Study Objective: To evaluate the feasibility, safety, and potential usefulness of near-infrared imaging (NIR) with indocyanine green (ICG) to assess ureteral perfusion after conservative surgery (ureterolysis or nodule removal) for ureteral endometriosis. Any changes to the surgical plan regarding intraoperative ureteral stent placement after NIR-ICG evaluation and early postoperative outcomes were recorded. Design: Prospective case series study. Setting: Tertiary level referral center for endometriosis and minimally invasive gynecology. Patients: Consecutive symptomatic women scheduled for laparoscopic conservative ureteral surgery for ureteral endometriosis. Interventions: After ureterolysis or nodule removal, residual perfusion of the ureters with regular caliber and peristalsis was evaluated through NIR-ICG imaging. Ureteral perfusion grade was defined as absent, irregular, or regular. Time required for NIR-ICG assessment, interoperator agreement regarding ureteral perfusion grade, any changes to the surgical plan after NIR-ICG evaluation, perioperative complications, and clinical-radiologic outcomes at early follow-up were recorded. Measurements and Main Results: A total of 31 ureters were examined with NIR-ICG imaging after conservative ureteral procedures. ICG assessment required 5.4 + 2.3 minutes. No complications related to fluorescence imaging were observed. Local ischemia supporting ureteral stent placement was suspected in 5 ureters (16.1%) at white light. Of these, 2 (40.0%) presented regular fluorescence; thus, ureteral stent placement was avoided. In the remaining 3 (60.0%), NIR-ICG confirmed irregular or absent fluorescence, requiring ureteral stent placement. Interoperator agreement regarding NIR-ICG evaluation was high. At a 3-month follow-up, all procedures were clinically and radiologically successful. Conclusion: NIR-ICG imaging after conservative surgery for ureteral endometriosis seems to be a feasible, safe, and useful tool to assess ureteral perfusion and guide surgical decision, together with other visual cues at white light. However, this approach needs to be validated by further larger and controlled studies.

Use of Indocyanine Green for Intraoperative Perfusion Assessment in Women with Ureteral Endometriosis: A Preliminary Study

Raimondo D.;Borghese G.
;
Arena A.;Ambrosio M.;Del Forno S.;Degli Esposti E.;Mattioli G.;Mastronardi M.;Seracchioli R.
2021

Abstract

Study Objective: To evaluate the feasibility, safety, and potential usefulness of near-infrared imaging (NIR) with indocyanine green (ICG) to assess ureteral perfusion after conservative surgery (ureterolysis or nodule removal) for ureteral endometriosis. Any changes to the surgical plan regarding intraoperative ureteral stent placement after NIR-ICG evaluation and early postoperative outcomes were recorded. Design: Prospective case series study. Setting: Tertiary level referral center for endometriosis and minimally invasive gynecology. Patients: Consecutive symptomatic women scheduled for laparoscopic conservative ureteral surgery for ureteral endometriosis. Interventions: After ureterolysis or nodule removal, residual perfusion of the ureters with regular caliber and peristalsis was evaluated through NIR-ICG imaging. Ureteral perfusion grade was defined as absent, irregular, or regular. Time required for NIR-ICG assessment, interoperator agreement regarding ureteral perfusion grade, any changes to the surgical plan after NIR-ICG evaluation, perioperative complications, and clinical-radiologic outcomes at early follow-up were recorded. Measurements and Main Results: A total of 31 ureters were examined with NIR-ICG imaging after conservative ureteral procedures. ICG assessment required 5.4 + 2.3 minutes. No complications related to fluorescence imaging were observed. Local ischemia supporting ureteral stent placement was suspected in 5 ureters (16.1%) at white light. Of these, 2 (40.0%) presented regular fluorescence; thus, ureteral stent placement was avoided. In the remaining 3 (60.0%), NIR-ICG confirmed irregular or absent fluorescence, requiring ureteral stent placement. Interoperator agreement regarding NIR-ICG evaluation was high. At a 3-month follow-up, all procedures were clinically and radiologically successful. Conclusion: NIR-ICG imaging after conservative surgery for ureteral endometriosis seems to be a feasible, safe, and useful tool to assess ureteral perfusion and guide surgical decision, together with other visual cues at white light. However, this approach needs to be validated by further larger and controlled studies.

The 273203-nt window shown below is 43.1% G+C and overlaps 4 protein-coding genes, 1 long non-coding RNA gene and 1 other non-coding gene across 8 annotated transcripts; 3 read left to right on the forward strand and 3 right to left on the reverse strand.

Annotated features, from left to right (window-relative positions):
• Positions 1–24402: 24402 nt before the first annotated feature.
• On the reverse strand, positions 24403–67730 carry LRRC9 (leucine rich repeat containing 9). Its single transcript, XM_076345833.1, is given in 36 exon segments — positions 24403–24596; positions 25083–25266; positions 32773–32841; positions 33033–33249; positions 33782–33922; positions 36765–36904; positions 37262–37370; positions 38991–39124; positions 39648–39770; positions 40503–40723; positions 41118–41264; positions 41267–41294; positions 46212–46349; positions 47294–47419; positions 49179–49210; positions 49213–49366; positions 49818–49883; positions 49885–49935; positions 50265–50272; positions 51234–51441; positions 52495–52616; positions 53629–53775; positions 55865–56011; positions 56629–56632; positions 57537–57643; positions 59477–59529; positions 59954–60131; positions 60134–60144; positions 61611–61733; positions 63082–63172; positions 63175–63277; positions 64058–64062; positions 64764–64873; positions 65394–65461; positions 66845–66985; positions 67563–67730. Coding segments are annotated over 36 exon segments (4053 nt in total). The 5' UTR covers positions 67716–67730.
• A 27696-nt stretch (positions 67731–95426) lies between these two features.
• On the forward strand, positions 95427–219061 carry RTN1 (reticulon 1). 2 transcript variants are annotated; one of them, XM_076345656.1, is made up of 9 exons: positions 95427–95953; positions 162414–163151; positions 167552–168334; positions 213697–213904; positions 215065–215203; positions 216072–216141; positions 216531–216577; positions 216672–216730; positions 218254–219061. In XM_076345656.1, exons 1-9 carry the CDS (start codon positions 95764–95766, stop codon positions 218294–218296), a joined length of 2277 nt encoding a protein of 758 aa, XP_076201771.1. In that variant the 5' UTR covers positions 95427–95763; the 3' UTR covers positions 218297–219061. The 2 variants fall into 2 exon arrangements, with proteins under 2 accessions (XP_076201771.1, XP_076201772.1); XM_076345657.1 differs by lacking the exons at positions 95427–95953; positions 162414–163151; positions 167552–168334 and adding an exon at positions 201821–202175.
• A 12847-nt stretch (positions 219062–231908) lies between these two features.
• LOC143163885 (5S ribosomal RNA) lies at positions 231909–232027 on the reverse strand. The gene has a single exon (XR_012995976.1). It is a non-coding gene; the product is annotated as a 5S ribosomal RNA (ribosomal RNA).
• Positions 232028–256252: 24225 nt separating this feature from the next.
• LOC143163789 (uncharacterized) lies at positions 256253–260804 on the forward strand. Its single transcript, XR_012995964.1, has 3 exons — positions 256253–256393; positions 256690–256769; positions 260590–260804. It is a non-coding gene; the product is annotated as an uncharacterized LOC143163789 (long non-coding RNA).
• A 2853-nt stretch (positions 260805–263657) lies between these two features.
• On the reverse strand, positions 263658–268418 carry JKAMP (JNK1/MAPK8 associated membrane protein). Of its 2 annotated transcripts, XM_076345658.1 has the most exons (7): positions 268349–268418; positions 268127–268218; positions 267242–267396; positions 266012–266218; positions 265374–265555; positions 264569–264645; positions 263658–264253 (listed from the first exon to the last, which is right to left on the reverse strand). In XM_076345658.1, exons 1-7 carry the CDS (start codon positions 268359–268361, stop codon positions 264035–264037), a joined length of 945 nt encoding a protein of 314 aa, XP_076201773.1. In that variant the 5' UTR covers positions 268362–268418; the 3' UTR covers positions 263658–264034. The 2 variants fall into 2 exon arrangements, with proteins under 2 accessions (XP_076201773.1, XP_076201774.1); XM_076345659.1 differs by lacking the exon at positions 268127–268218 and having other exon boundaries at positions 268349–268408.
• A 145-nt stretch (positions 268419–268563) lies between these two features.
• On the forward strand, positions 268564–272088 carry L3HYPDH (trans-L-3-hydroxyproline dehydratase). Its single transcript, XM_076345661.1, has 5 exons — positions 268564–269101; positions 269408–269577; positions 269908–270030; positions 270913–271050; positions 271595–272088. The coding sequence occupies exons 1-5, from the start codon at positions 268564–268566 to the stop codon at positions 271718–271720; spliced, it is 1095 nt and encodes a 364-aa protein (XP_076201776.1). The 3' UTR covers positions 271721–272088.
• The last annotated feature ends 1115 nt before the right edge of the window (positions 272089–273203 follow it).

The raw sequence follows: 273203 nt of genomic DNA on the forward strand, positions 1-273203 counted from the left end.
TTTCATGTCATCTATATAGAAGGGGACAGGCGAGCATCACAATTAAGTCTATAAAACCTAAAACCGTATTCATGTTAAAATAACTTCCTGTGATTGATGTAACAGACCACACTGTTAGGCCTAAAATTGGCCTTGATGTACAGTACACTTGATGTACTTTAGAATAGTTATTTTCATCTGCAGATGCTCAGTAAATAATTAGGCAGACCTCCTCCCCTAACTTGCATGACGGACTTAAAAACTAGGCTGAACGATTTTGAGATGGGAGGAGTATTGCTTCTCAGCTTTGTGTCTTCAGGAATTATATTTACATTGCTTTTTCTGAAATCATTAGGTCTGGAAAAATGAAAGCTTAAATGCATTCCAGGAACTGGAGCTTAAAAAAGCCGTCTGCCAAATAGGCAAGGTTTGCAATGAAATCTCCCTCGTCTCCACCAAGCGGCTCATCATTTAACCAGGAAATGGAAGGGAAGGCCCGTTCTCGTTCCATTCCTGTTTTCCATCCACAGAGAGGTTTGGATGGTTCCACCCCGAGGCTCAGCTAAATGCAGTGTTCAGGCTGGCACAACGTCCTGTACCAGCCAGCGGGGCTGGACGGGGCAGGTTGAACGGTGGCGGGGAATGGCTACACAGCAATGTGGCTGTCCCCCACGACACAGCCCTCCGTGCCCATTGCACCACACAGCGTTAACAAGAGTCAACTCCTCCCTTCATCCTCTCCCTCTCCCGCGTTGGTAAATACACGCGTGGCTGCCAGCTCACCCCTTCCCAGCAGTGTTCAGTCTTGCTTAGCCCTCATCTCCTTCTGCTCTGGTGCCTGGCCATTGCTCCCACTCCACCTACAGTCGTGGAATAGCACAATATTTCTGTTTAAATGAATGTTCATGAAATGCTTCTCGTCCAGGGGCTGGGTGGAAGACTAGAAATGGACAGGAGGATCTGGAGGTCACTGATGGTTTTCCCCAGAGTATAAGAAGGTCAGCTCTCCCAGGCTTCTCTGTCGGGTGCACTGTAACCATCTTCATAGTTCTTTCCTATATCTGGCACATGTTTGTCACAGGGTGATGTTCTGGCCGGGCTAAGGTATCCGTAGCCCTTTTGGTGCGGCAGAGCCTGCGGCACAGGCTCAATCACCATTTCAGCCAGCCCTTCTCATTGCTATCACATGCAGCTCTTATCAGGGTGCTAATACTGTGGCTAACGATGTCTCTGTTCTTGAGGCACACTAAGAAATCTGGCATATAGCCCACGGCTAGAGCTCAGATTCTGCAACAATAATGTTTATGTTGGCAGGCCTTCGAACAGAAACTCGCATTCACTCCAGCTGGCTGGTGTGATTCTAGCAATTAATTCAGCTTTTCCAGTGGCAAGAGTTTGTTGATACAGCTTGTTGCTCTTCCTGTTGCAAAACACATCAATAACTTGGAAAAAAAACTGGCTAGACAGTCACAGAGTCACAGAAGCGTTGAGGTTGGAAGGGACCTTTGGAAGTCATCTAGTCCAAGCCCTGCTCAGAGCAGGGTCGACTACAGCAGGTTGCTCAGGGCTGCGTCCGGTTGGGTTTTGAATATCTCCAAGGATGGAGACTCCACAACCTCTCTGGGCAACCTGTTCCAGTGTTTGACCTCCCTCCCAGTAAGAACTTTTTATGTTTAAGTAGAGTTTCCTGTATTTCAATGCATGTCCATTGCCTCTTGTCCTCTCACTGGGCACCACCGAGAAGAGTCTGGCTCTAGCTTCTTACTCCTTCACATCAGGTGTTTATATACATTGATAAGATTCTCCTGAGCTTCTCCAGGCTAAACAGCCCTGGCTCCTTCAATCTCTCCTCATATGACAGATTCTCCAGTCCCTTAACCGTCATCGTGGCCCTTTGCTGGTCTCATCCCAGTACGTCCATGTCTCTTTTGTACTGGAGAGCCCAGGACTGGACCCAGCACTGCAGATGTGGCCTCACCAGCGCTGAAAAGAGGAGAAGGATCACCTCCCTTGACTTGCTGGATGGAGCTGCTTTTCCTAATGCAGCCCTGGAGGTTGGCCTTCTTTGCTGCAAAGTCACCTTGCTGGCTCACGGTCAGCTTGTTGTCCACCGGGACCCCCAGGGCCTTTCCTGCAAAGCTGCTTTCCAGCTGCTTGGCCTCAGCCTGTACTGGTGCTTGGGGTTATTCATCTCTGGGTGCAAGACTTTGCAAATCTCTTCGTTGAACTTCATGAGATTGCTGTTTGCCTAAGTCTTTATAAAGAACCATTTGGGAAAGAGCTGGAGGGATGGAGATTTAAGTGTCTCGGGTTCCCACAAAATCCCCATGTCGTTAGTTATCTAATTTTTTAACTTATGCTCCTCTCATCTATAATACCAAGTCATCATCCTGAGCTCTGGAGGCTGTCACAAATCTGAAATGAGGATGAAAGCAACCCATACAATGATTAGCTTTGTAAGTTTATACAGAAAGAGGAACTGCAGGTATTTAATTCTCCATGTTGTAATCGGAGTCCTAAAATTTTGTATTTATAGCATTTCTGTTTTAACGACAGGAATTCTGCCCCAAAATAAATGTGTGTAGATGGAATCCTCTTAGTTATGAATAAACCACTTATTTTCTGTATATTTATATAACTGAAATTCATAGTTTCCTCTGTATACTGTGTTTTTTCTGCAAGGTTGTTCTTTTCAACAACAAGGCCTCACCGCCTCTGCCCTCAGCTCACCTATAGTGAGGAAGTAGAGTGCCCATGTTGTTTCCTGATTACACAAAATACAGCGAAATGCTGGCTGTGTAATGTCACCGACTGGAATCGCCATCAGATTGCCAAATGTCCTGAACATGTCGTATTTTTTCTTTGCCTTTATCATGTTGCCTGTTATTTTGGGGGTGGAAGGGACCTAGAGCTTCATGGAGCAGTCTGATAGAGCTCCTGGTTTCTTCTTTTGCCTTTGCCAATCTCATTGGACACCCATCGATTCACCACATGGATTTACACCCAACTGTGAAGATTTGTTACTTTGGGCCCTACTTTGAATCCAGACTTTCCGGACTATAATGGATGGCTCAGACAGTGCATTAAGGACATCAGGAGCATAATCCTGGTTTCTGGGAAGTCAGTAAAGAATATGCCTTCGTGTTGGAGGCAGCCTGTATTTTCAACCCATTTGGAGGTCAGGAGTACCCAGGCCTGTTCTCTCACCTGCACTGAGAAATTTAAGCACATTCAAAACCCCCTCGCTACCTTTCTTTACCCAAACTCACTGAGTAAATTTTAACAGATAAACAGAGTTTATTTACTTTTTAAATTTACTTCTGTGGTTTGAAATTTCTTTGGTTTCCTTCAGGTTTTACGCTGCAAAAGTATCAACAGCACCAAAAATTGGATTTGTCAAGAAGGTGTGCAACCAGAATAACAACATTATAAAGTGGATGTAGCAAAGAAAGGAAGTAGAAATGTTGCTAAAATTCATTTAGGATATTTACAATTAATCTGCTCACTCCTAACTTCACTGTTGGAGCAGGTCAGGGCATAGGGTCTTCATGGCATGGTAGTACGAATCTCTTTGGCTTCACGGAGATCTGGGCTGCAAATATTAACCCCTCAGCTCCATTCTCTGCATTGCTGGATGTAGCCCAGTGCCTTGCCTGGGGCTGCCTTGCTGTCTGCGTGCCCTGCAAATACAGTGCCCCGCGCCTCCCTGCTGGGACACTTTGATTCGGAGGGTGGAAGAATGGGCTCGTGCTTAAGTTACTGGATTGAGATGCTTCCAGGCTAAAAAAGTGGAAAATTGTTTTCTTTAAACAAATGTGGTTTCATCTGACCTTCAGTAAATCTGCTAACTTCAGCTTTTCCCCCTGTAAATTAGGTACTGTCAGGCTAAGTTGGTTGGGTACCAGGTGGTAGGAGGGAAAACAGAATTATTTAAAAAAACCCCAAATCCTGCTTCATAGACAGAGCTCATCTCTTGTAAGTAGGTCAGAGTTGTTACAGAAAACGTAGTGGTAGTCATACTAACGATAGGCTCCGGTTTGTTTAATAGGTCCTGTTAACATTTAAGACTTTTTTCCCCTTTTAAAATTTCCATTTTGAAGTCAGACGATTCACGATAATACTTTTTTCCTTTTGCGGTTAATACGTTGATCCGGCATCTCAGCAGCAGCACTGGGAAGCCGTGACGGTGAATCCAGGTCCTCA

Raimondo D.; Borghese G.; Mabrouk M.; Arena A.; Ambrosio M.; Del Forno S.; Degli Esposti E.; Casadio P.; Mattioli G.; Mastronardi M.; Seracchioli R.
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Utilizza questo identificativo per citare o creare un link a questo documento: http://hdl.handle.net/11585/761098
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